How Chronic Stress Changes the Brain and What Can We Do to Reverse It?
A little stress is a normal part of our daily lives, which can even be a good thing. Overcoming stressful events can make us more emotionally enduring. Nevertheless, when stress becomes severe or chronic due to marital deterioration, death of a family member, or bullying, etc., it should immediately be taken into consideration. Because recurrent stress can have a monumental impact on our brain and cause a series of physical and psychological problems in people.
Recurrent stress can lead to a series of health problems, including inflammation, diabetes and cardiac diseases. Brain is generally protected from the circulating molecules via the blood-brain barrier. However, under recurrent stress, this barrier starts leaking and the circulating inflammatory proteins may enter the brain.
The hippocampus of the brain is a critical brain region for learning and memory, and it is defenseless particularly for such situations. Studies conducted on humans have shown that inflammation could adversely affect motivation and mental agility-oriented cerebral systems.
Furthermore, there are academic data in the literature regarding the fact that chronic stress affects the hormones in the brain, including cortisol and corticotropin-releasing factor (CRF). A high and long-term cortisol has been associated with mood disorders and hippocampal contraction. Moreover, it can also lead to many physical problems, including irregular menstrual cycle.
Mood, cognition and behavior
It is a well-known worldwide fact that chronic stress can cause depression. At the same time, it is a recurrent case; people going through depression are under risk for future depression episodes, particularly when under stress.
This has many reasons and they can be associated with the changes in the brain. A contracted hippocampus, which may be caused by constant exposure to stress hormones, is more prevalent in depressive patients than in healthy individuals.
Chemicals, serotonin in the brain included, that change cognition and moods are also changed as a consequence of chronic stress. Serotonin is important for the regulation of the mood. As a matter of fact, selective serotonin reuptake inhibitors (SSRI) are used to reorganize the functional activity of the serotonin in the brains of people with depression.
Sleep and circadian rhythm disorder are a common aspect in many psychiatric disorders, such as depression and anxiety. Stress hormones, such as cortisol, function as a significant modulator in the sleep. Therefore, high levels of cortisol can deteriorate the quality of our sleep. The reorganization of sleep patterns and circadian rhythms can therefore be a treatment approach for these cases.
Depression can yield major consequences. Depression has been shown to adversely affect the cognition in emotional and social fields.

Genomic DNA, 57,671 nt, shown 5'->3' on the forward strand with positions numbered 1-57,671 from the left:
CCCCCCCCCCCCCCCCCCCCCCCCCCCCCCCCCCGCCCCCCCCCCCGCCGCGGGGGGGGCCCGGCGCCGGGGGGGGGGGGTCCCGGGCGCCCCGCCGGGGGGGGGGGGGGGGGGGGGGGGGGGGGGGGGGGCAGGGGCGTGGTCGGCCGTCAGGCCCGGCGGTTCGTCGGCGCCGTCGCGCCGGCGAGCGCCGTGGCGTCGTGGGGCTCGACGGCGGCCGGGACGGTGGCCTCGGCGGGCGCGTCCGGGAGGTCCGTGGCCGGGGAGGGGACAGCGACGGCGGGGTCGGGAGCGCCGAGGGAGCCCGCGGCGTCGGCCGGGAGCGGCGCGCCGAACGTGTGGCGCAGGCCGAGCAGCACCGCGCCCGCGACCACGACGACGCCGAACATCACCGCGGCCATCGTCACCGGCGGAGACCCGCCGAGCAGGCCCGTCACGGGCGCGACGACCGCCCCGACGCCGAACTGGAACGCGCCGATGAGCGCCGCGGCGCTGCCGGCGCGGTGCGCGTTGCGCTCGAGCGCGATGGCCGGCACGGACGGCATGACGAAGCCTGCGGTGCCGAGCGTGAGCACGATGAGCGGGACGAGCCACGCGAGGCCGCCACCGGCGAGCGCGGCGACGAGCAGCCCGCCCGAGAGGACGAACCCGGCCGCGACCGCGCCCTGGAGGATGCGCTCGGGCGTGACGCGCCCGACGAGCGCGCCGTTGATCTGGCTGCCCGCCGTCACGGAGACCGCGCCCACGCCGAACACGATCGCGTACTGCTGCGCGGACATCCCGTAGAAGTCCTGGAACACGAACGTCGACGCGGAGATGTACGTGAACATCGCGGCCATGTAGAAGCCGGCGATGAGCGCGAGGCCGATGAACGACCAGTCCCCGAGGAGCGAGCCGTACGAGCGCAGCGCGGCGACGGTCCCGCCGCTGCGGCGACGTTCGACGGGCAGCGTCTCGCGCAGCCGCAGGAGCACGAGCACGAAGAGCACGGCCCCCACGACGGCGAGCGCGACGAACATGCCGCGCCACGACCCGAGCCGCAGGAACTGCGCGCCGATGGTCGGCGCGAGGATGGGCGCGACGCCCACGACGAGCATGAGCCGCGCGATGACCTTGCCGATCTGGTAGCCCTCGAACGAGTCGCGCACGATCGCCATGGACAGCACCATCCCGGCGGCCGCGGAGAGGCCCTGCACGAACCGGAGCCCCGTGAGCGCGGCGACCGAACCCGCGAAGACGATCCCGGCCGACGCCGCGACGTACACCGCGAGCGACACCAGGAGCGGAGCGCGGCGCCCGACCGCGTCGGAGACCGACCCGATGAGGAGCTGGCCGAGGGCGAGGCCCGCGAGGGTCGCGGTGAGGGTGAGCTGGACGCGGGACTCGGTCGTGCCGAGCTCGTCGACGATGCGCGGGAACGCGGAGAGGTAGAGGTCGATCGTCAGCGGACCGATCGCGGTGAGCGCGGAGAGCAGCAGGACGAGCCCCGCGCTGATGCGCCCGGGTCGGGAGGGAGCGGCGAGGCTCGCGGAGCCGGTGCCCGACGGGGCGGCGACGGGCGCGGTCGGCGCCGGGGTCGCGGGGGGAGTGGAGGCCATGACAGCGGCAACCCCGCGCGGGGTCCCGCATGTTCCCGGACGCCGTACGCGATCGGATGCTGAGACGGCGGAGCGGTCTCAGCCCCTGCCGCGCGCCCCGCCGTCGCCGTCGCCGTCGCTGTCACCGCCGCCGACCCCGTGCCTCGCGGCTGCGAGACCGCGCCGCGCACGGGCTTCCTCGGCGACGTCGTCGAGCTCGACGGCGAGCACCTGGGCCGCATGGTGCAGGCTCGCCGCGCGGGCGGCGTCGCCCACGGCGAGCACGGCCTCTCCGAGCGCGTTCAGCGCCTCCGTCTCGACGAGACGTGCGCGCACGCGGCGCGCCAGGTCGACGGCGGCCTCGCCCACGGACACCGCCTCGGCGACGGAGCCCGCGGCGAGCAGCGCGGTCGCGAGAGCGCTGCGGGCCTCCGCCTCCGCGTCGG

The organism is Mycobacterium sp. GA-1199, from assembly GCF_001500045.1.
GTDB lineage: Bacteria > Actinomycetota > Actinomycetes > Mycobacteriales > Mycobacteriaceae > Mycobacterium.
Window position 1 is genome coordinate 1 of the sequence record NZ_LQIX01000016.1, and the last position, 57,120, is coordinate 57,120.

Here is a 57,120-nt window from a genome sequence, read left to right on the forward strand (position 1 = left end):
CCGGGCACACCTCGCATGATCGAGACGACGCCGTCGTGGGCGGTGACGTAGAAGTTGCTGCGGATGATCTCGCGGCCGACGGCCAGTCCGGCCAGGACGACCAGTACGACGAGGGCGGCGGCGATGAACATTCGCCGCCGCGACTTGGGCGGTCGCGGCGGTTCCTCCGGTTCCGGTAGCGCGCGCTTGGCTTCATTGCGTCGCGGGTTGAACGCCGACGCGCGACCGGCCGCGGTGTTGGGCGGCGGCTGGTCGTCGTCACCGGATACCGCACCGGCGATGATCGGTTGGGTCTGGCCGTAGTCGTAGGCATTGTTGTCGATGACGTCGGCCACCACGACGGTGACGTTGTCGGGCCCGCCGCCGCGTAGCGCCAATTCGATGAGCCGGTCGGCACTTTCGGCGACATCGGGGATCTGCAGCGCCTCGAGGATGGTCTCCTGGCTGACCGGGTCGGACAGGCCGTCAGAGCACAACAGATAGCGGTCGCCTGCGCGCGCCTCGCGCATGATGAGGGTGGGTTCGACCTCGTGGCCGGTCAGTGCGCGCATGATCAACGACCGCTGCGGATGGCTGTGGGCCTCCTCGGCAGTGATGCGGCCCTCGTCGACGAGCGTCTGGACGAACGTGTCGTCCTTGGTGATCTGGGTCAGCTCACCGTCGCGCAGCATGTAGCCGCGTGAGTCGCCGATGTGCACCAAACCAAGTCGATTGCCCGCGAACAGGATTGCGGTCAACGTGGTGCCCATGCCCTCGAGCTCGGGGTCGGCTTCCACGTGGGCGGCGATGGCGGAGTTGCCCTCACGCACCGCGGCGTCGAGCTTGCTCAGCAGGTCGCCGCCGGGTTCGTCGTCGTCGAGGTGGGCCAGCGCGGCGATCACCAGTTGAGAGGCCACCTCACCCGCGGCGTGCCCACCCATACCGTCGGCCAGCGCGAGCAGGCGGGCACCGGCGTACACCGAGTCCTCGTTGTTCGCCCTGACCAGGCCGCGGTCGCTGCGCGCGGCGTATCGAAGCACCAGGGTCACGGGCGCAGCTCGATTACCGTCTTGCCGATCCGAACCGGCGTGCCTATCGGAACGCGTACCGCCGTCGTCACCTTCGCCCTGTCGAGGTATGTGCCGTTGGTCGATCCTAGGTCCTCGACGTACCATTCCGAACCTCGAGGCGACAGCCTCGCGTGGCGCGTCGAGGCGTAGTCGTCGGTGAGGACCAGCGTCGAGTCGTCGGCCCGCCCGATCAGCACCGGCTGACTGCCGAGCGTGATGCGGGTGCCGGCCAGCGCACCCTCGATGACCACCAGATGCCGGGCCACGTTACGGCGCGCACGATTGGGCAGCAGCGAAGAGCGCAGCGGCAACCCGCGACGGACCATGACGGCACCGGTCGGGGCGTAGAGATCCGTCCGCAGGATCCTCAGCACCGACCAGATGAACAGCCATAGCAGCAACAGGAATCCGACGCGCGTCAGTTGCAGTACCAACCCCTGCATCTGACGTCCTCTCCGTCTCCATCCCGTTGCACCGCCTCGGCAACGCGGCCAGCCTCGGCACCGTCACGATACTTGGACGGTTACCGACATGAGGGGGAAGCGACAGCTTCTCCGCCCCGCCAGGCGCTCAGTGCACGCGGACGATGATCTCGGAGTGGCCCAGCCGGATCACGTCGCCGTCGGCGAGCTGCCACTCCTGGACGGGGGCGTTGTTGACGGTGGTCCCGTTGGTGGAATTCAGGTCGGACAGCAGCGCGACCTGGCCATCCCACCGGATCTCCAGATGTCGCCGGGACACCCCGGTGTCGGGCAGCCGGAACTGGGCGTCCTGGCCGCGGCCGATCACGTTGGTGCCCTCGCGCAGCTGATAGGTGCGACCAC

Chronic stress and its effects at work, along with depression and anxiety, may lead to the burnout syndrome that is associated with the increasing frequency of cognitive failure in daily life. As individuals are required to undertake the increasing workload at workplace or at school, this may lead to a vicious cycle by causing their sense of achievement to go down, along with the increasing susceptibility to anxiety.
Stress can also interrupt the balance between rational thinking and emotions. For instance, stressful news about the global spreading of the novel Coronavirus have caused people to hoard hand disinfectants and toilet papers. Despite the government’s assurance on the availability of sufficient stocks, these items cannot be found in supermarkets.
When under stress, brain regions such as putamen, a circular structure located at the base of the forebrain, show more activation. This activation has been associated with the hoarding behavior. Additionally, ventromedial prefrontal cortex, which plays a role in emotional cognition, may increase irrational fears, such as the evaluation of social connections and learning about fear, under stressful situations. As a matter of fact, these fears eventually invalidate the rational decision-making ability of the brain.
But what should you do if you have chronic stress? For instance, we all know that exercising is helpful to cope with chronic stress. Exercising fights inflammation by causing an anti-inflammatory response. Additionally, exercising increases neurogenesis, namely the production of new brain cells, in important regions, such as hippocampus. Furthermore, it improves your mood, cognition and physical health.
Establishing connections with people around you, such as your family, friends and neighbors, is another way to defeat stress. When under stress, relaxation and interaction with your friends and family may help your attention move away from the stressful topic and diminish stressful feelings.
Other methods include awareness that helps us wonder the world around us and lets us live right here and right now.
Being a giver, volunteering for a charity event, or making donations trigger the reward system in our brain and encourage people to have positive feelings about life.
Consequently, if you experience chronic stress, do not wait, and let yourself turn you into a better you. Early diagnosis and early effective treatment are the key for a good result. Remember to act holistically in order to heal your mood, thoughts and physical health. Moreover, learning how to cope with stress at early ages is quite important in order for your brain to remain healthy throughout the life.